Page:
News Release

* Fallujah * Sadr City — Context and Parallels

DAVID ENDERS
Currently in D.C., Enders edited Baghdad Bulletin and has spent much of the last year in Iraq. He will be returning there in mid-April. He said today: “In Fallujah, as a mission to avenge the deaths of four ‘contractors’ killed there last week is underway, it is important to note: The four men killed, who have often been referred to as ‘civilian contractors’ in the press, worked for a private security company from North Carolina. Private soldiers in Iraq are combatants — they kill and detain Iraqis…. There are more private soldiers (over 10,000) in Iraq at the present time than there are British soldiers…. By closing Shi’ite cleric Muqtada Al-Sadr’s newspaper, it appears the U.S. army has given the young imam the necessary leverage to call for armed struggle on his behalf….”

DOUGLAS VALENTINE
Author of the book The Phoenix Program, Valentine said today: “More and more the so-called ‘counter-insurgency’ in Iraq resembles the CIA’s infamous Phoenix Program in South Vietnam, in which the CIA — under cover of military ‘cordon and search’ operations — went into villages that supported the resistance, in hopes of catching or killing guerrilla leaders. The My Lai massacre was the penultimate example of such a flawed policy. Today, in a traditional ‘cordon and search’ (or ‘search and destroy’) operation, U.S. Marines closed all roads into Fallujah….”
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AS’AD ABUKHALIL
AbuKhalil is professor of political science at California State University at Stanislaus and visiting professor at the University of California at Berkeley. He is available to comment on events in Iraq and the region. (His book about the U.S. and Saudi Arabia is being released in a few weeks.)
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ANDY SHALLAL
In an IPA news release dated April 10, 2003, just after the fall of Saddam Hussein, Shallal said: “When I was a kid in Iraq, we had coups and I would go out and jump in the street because it was the coolest thing. It’s like D.C. when the Redskins win the Super Bowl. The problem is what comes after.” With the one-year anniversary of Hussein’s fall approaching, Shallal, founder of Iraqi-Americans for Peaceful Alternatives, said today: “Before the incident of the Al-Hawza [newspaper] closing, most Shi’ite demonstrations were peaceful…. They are beginning to realize that the freedom they were promised is not going to simply materialize — no jobs, no security and now no voice…. The U.S. is left with a cabal of cronies (the Governing Council) whose allegiance is far more to the corporate invaders than it is to the people of Iraq. Ahmed Chalabi is holding all the cards — he now controls the ministry of finance (incredible considering his background), trade and oil. It’s like having Kenneth Lay become the head of the Treasury Department…. One must ask oneself: Is this part of the U.S. plan — to create more disruptions in order to further clamp down? Why is the U.S. sending relatively untrained Iraqi police to clash with the demonstrators? How can the U.S. justify closing a newspaper office — what happened to freedom and democracy? … Fallujah reminds one of Jenin — the parallel with what is happening in Palestine is very stark. Sadr himself has made the connection.”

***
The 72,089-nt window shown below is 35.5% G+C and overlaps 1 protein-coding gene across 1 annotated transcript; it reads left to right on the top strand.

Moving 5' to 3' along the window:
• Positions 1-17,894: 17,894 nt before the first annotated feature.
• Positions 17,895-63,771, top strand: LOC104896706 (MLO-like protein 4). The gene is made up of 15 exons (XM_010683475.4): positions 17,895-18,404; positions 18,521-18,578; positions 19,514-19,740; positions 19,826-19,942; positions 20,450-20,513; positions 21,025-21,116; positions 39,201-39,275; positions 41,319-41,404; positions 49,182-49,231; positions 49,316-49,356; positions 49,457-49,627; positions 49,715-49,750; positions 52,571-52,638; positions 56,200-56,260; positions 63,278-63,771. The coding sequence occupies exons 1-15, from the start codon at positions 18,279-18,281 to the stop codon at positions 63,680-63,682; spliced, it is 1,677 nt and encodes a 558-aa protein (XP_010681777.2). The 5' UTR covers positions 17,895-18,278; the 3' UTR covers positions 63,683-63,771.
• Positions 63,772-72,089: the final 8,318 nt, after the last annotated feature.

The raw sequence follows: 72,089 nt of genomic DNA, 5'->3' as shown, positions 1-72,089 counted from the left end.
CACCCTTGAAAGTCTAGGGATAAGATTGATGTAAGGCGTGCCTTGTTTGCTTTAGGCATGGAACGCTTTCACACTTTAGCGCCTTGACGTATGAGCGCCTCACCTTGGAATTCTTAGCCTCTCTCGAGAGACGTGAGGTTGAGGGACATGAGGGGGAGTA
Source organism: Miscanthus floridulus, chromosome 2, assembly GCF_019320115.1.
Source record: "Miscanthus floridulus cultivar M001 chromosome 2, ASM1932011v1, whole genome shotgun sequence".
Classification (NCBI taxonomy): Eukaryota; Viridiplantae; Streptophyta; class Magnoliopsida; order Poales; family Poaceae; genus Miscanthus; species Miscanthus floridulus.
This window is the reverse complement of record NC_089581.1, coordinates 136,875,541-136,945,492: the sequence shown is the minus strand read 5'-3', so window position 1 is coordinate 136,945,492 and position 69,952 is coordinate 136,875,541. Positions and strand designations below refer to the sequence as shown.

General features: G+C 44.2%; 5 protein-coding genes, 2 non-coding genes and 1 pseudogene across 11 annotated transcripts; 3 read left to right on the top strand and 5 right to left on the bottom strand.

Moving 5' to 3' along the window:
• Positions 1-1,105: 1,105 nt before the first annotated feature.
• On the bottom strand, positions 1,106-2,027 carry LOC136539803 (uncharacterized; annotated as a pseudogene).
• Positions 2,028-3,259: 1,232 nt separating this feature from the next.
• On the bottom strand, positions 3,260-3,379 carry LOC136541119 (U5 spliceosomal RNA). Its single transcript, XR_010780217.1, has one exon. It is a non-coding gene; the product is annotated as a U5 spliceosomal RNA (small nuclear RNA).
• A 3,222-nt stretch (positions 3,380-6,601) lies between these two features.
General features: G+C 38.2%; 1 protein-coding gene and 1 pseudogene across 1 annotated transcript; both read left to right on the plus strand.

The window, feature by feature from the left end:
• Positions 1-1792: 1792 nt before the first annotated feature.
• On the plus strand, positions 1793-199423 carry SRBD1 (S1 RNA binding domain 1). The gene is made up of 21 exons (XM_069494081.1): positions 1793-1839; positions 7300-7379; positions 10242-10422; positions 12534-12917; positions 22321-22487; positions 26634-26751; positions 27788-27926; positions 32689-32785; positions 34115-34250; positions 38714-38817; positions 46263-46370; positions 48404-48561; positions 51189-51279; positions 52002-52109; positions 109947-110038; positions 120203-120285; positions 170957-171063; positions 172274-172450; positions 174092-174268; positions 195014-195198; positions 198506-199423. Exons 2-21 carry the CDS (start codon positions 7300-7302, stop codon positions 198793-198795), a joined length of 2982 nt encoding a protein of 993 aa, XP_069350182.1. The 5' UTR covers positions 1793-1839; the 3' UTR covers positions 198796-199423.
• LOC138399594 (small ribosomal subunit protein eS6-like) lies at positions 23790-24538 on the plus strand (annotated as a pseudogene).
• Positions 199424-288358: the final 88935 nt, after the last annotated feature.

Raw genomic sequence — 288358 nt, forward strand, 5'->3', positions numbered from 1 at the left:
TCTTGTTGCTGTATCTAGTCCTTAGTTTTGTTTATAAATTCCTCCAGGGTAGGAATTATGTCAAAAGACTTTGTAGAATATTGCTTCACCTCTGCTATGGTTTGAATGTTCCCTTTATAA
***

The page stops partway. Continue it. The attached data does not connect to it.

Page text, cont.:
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Note: For information on past crackdowns on media in Iraq, see: http://www.accuracy.org//press_releases/PR092403.htm. Last Summer, Human Rights Watch issued an 18-page report, “Violent Response: The U.S. Army in al-Fallujah,” shortly after U.S. troops fired on a group of protestors in Fallujah. See: www.hrw.org/press/2003/06/iraq061703.www.hrw.org/press/2003/06/iraq061703.htm.

For more information, contact at the Institute for Public Accuracy:
Sam Husseini, (202) 347-0020; or David Zupan, (541) 484-9167